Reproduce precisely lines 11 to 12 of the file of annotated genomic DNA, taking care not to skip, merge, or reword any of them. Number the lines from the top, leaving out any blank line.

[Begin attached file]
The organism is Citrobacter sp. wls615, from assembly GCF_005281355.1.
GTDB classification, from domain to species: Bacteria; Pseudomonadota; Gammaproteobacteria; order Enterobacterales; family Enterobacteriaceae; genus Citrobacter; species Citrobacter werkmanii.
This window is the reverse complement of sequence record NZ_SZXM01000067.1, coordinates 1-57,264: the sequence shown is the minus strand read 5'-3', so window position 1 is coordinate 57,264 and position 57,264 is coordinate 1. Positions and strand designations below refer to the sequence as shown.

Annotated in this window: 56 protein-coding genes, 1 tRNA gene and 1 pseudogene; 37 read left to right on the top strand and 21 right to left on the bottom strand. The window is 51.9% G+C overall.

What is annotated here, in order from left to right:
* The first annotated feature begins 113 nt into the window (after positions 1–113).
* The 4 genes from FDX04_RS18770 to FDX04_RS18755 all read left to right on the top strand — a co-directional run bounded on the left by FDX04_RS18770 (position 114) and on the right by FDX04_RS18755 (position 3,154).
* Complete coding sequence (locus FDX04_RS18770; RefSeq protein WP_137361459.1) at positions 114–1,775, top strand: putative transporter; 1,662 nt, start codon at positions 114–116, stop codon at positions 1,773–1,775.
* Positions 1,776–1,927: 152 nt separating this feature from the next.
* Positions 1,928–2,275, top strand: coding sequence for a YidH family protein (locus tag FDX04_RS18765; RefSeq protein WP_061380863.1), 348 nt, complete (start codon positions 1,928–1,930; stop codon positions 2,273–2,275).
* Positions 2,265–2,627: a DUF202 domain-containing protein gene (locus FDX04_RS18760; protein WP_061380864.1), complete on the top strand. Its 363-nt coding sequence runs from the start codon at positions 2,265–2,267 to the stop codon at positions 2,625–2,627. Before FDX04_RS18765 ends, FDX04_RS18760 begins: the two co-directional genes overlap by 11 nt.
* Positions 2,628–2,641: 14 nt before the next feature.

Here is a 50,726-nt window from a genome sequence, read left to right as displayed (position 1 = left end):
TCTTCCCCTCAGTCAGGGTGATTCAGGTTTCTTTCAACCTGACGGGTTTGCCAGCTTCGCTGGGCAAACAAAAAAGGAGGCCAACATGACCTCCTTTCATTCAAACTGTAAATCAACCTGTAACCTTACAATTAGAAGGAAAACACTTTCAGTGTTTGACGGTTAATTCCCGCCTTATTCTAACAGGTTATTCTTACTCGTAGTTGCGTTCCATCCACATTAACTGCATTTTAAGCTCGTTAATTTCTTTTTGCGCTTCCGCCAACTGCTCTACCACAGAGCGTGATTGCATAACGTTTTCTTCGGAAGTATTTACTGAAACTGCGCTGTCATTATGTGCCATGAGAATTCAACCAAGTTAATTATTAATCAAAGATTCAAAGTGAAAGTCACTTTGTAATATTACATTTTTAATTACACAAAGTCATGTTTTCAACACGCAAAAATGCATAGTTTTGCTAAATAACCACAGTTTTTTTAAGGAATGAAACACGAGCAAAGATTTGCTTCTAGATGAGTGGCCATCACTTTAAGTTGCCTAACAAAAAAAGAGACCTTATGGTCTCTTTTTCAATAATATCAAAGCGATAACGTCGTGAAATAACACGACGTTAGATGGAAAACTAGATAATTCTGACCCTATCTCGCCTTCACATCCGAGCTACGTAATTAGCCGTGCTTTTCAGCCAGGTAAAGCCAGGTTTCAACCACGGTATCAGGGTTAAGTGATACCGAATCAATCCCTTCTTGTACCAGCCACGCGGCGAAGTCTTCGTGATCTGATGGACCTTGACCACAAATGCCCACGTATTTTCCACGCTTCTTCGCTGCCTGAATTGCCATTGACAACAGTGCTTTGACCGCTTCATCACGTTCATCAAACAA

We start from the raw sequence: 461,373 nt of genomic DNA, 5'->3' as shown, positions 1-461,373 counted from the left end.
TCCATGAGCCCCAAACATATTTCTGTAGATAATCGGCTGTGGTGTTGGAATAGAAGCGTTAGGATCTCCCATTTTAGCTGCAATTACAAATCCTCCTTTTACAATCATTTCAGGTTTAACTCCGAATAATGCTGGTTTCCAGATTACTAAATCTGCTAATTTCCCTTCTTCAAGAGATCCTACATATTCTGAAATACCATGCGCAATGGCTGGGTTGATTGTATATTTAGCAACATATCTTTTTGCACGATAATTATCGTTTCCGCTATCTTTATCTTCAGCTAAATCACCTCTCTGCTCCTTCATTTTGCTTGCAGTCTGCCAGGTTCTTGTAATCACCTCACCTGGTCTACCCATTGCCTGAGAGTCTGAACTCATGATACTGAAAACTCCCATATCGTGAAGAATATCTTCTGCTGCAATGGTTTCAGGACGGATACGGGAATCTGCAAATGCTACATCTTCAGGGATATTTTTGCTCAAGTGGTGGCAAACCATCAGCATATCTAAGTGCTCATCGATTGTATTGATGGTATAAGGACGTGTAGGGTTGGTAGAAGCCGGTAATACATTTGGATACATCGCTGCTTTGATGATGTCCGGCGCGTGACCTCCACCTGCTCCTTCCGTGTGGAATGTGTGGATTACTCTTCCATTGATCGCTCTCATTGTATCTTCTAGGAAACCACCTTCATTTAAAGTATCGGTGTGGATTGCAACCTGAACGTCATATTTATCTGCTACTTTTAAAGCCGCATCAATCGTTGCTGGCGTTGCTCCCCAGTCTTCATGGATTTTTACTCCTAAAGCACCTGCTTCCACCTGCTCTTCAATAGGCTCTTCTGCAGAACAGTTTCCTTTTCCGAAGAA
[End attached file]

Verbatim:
* Positions 2,265–2,627: a DUF202 domain-containing protein gene (locus FDX04_RS18760; protein WP_061380864.1), complete on the top strand. Its 363-nt coding sequence runs from the start codon at positions 2,265–2,267 to the stop codon at positions 2,625–2,627. Before FDX04_RS18765 ends, FDX04_RS18760 begins: the two co-directional genes overlap by 11 nt.
* Positions 2,628–2,641: 14 nt before the next feature.